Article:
I had the pleasure of reading In the Language of Miracles by Rajia Hassib a few years ago and was blown away by the storyline and characters. I knew that I had to get my hands on a copy of her latest book, A Pure Heart after hearing about it and I’m incredibly grateful to the publisher for supplying me with a print review copy. A Pure Heart is an amazing story for so many reasons, not just because it is well written (although it is). This story asks and answers what makes a good Muslimah (Muslim female) as well as a good daughter/sister/wife/friend. Is it possible to be good at any of these roles and have secrets or change our opinions on what it means to be righteous or pious without being sanctimonious? Is it possible to love someone and still be angry with them for a prolonged period of time? Can we ever be assured that we know someone when we don’t know their deepest, darkest secrets? Do we even need to know those secrets in order to be a good friend/spouse/sibling? There are a lot of issues presented in A Pure Heart and there’s no way too many for me to touch on all of them without revealing too much about this wonderful story. This reader enjoyed getting to know all of the characters, especially Rose, Gameela, Mark, Ingrid, Nora, Ahmad, and Fouad, as well as Saaber. I loved reading about the neighborhoods in Egypt and learning about the poverty-stricken neighborhoods that tourists never see or hear about. I’m hard-pressed to find anything that I didn’t like about this story. As an American Muslimah, it is refreshing to read stories written by Muslims about Muslims and although Islam isn’t front and center in this story, it does play a pivotal role in the lives of the main characters. I encourage you all to grab a copy of A Pure Heart to read, and I’m not just saying that as a Muslim or because the author is a fellow West Virginia resident. I’m recommending this book because it is an outstanding read and one that I think every reader will be able to appreciate. Happy Reading y’all!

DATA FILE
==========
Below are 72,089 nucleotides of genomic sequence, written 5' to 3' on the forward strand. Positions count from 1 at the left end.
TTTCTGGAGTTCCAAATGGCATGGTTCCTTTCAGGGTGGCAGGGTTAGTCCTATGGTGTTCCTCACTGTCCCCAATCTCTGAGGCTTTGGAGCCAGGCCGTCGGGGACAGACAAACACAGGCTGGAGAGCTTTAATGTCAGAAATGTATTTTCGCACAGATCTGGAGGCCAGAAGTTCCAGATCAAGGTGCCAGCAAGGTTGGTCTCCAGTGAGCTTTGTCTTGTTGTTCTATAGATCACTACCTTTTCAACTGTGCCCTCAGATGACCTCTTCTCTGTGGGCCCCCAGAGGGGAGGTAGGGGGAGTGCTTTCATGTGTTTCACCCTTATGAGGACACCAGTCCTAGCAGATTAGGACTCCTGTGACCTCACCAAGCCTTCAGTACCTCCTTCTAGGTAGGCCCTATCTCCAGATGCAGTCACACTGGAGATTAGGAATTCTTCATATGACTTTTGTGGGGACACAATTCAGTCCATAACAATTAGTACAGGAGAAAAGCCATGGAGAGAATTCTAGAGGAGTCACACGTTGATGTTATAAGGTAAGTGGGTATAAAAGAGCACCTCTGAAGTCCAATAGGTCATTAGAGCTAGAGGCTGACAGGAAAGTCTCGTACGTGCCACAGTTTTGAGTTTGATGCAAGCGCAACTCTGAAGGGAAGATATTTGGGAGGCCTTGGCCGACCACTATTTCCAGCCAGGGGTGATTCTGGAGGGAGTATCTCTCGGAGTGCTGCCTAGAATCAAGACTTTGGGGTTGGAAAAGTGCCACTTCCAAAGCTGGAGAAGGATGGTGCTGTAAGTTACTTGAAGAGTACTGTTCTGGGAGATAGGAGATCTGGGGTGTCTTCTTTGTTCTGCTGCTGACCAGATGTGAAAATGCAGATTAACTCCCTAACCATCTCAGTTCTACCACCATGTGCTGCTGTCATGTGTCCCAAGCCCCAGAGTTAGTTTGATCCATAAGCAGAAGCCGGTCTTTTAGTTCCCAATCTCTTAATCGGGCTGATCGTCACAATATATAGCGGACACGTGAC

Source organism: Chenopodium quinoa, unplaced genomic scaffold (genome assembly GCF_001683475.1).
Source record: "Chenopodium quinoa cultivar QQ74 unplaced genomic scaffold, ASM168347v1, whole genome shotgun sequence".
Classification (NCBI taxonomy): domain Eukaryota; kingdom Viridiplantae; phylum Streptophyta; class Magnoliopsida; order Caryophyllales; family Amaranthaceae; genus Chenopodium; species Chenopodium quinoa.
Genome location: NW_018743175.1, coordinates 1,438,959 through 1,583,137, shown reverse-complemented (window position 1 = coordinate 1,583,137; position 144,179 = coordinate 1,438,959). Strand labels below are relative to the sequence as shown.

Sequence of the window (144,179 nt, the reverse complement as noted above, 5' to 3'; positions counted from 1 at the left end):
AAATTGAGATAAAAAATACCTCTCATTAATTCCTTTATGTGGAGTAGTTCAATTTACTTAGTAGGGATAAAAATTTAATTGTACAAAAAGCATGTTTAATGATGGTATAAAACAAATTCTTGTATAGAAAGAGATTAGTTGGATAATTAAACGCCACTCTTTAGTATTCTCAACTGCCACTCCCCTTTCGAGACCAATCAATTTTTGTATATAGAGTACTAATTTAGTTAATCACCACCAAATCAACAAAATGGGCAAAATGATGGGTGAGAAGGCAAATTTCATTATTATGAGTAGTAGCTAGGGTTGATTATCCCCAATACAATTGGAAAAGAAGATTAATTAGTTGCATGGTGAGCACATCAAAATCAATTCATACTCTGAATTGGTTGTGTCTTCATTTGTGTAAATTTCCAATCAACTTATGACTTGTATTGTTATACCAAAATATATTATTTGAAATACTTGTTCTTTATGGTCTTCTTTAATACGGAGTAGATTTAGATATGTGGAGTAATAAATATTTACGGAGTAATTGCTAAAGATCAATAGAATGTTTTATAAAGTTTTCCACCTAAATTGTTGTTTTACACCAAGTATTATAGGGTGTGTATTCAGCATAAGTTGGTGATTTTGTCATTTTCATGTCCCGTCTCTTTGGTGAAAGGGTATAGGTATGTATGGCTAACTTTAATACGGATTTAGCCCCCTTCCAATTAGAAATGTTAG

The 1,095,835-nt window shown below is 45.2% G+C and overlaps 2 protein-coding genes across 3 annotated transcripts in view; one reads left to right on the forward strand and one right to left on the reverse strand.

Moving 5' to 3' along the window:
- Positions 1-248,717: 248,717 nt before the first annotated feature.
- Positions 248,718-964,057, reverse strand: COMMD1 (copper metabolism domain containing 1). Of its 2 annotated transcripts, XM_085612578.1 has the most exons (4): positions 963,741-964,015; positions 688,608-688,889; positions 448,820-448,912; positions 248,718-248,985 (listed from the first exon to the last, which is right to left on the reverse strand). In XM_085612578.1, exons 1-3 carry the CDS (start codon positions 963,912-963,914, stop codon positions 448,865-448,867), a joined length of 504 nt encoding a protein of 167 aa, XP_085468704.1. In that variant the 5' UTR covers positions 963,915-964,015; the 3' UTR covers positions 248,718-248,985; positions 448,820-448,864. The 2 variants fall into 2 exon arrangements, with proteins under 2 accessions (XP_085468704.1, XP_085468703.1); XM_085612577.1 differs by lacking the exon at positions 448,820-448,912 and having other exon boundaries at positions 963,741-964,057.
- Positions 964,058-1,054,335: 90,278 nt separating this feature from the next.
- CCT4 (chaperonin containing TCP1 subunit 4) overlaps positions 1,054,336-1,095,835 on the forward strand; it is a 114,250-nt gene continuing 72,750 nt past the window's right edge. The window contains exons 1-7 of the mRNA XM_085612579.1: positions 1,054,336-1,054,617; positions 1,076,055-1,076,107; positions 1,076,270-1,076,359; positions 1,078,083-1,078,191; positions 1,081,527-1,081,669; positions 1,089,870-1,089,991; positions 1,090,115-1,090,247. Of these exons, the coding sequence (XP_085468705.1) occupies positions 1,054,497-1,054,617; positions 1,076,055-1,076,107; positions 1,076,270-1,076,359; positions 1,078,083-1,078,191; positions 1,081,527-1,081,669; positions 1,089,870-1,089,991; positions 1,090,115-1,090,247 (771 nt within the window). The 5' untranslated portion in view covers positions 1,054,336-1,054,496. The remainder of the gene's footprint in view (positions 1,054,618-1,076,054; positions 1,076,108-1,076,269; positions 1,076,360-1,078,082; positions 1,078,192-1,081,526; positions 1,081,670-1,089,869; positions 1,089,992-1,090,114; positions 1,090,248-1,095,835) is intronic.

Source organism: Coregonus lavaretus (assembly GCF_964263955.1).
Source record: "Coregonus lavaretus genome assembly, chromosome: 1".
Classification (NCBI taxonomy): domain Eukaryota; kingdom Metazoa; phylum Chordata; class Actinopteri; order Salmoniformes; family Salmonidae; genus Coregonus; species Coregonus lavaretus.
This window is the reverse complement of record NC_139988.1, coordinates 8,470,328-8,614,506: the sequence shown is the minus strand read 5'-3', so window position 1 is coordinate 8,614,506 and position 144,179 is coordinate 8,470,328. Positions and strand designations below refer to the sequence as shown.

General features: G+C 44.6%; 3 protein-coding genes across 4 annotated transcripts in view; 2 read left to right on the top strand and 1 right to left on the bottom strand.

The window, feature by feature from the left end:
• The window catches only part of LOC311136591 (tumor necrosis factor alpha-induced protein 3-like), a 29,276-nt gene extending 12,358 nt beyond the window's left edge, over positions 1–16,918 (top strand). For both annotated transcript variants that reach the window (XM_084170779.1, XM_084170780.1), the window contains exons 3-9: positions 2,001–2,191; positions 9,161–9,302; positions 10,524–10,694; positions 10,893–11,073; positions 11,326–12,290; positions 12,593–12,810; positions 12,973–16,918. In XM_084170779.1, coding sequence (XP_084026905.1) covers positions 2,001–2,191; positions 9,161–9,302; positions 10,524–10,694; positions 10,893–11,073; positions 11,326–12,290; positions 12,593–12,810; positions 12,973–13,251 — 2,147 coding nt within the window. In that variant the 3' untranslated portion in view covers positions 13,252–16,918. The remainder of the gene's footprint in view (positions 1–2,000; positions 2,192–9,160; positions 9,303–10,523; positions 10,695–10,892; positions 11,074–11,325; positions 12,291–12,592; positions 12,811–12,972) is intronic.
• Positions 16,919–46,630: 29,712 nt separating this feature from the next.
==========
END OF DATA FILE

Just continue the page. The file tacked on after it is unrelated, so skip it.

Disclaimer: I received a free print review copy from the publisher, Viking Books. I was not paid, required, or otherwise obligated to write a positive review. The opinions I have expressed are my own. I am disclosing this in accordance with the Federal Trade Commission’s 16 CFR, Part 255: “Guides Concerning the Use of Endorsements and Testimonials in Advertising.”